Mama C-ta asked:
…I am curious to know what kind of vitamins you take – well, when you aren’t throwing up. If I had to do the pregnancy bit again I think I’d want to skip the Dr Rx prenatals and go w/something better…
Oh and I’ve been meaning to ask you if you had/will have a home birth.

First, the easy one (er, the one where I’m sure I won’t inadvertently offend anyone): the vitamins. Right now, I’ve got a bottle of wild oats store brand prenatal vitamins, vegetarian formula, no allergens. But when I’ve got a couple of extra grocery dollars lying around, I do buy a food-based prenatal (something like this).

And on to the birth question. I’m surprised I haven’t mentioned it before, but yes, all of our children have been born at home, with the assistance of our lovely and talented midwives.

When people learn that we birth at home, the response is almost always: “You’re so brave,” said in a tone that suggests “brave” might be a synonym for “foolish.” So I’ll tell you right now: we are not brave. Not by a long shot. We do, however, believe in evidence-based care—that is, we make decisions about our health care based on the best available research; we don’t do things just because they’re routine, or because the malpractice insurer thinks it best, or because an HMO will pay for this option but not that one.

The “brave” comment is typically followed up with: “And you’re so lucky that everything turned out all right!” I have been blessed, it is true, with less-difficult labors. But lucky? Depending on whose numbers you prefer, 80-95% of labors in this country would result in healthy deliveries without any intervention whatsoever. I’m not lucky, I’m typical.

Then, depending on who’s asking, I get either a litany of what if’s, or a long and detailed explanation of why the person asking couldn’t have had a home birth herself.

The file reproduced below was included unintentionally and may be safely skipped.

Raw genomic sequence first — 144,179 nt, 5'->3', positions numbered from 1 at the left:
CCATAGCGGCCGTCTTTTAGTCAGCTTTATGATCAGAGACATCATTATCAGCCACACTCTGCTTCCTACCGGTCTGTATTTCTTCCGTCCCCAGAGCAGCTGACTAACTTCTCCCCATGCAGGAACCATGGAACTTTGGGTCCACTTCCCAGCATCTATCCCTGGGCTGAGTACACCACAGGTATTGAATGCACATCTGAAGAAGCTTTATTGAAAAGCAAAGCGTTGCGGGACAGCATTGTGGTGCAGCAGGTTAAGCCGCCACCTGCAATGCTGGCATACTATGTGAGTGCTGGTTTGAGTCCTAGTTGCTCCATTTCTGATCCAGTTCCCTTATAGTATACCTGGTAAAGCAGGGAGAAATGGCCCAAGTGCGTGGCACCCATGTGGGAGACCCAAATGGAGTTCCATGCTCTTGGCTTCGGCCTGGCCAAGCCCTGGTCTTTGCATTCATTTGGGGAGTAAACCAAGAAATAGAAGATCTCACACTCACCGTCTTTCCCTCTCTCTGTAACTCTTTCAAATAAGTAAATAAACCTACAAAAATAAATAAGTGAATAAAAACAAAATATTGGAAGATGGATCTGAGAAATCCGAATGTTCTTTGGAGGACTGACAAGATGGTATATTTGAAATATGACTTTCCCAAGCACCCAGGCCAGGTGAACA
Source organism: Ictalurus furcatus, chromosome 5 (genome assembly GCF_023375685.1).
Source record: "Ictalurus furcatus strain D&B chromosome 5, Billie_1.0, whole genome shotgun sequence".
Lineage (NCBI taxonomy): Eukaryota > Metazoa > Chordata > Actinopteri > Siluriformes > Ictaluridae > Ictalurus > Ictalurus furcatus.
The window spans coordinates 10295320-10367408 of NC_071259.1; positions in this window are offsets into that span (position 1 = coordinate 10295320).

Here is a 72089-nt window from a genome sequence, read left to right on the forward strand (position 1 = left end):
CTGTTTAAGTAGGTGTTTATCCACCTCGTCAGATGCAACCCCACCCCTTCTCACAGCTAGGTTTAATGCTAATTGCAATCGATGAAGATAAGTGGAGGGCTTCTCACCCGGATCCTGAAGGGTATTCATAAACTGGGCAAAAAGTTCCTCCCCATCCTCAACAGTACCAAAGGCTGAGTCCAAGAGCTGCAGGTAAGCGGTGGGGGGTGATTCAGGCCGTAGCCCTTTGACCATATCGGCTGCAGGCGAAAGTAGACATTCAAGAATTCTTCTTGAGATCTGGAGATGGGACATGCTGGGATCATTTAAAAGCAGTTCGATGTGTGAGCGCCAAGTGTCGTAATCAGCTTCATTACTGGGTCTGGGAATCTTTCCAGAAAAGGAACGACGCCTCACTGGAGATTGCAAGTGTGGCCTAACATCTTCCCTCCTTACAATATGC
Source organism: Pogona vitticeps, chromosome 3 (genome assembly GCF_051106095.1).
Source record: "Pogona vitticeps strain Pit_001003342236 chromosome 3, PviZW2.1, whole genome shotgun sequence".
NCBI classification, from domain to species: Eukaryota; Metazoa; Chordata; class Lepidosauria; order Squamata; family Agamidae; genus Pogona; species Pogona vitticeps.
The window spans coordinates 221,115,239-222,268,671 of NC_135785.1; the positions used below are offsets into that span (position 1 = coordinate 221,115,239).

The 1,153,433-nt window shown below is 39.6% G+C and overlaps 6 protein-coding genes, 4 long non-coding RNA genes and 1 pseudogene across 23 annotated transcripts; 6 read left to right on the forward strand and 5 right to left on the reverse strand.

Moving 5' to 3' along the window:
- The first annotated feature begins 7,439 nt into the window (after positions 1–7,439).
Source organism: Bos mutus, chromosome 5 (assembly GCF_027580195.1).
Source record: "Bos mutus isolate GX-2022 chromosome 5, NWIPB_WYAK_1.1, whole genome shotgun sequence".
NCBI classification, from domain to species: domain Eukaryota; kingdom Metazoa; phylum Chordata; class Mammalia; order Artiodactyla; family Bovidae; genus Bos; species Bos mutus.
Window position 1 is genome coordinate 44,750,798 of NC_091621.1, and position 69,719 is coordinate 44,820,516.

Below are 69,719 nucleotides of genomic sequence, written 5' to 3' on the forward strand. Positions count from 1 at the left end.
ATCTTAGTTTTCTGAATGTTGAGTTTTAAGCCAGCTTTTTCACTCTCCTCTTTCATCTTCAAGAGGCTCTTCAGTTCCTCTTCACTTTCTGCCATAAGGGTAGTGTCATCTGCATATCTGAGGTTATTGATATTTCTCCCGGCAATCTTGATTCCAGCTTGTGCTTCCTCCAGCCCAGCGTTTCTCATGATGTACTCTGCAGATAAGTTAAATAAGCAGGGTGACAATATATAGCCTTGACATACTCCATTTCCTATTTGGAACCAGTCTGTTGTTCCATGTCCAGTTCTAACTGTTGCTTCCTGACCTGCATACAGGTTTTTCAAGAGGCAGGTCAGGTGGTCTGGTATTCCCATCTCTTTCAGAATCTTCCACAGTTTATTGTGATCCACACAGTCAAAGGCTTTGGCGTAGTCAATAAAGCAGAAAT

The what-if’s would be better directed at a midwife, as the answers often depend on your local regulations (the ease and speed of emergency transfer, for instance, depends on your medical community’s attitude toward midwives and out-of-hospital birth; for another example, how a midwife would deal with various minor complications might depend on what medications or equipment she’s legally permitted or required to carry).

As to whether anyone else can or should give birth at home: I believe that given the opportunity, folks will generally make the best choices available for their unique circumstances—which means that I’m not especially invested in where anyone else gives birth, though I’m always willing to provide information.

On that note, should you wish to do further research on the subject:

A Good Birth, A Safe Birth (Third Revised Edition), by Diana Korte and Roberta M. Scaer
Thinking Woman’s Guide to a Better Birth, by Henci Goer
Complete Book of Pregnancy and Childbirth (Revised), by Sheila Kitzinger

Citizens for Midwifery (especially the Resources page)
American College of Obstetrics & Gynecology’s statement in opposition to out-of-hospital birth (gee, no surprise there), followed by the American College of Nurse-Midwives’ response

Those of you who also birth at home: do other resources or articles of interest spring to mind? Feel free to link in the comments section.

And now, I’ll open the floor to questions, comments, and general conversation. (Now, watch, no one will comment at all…)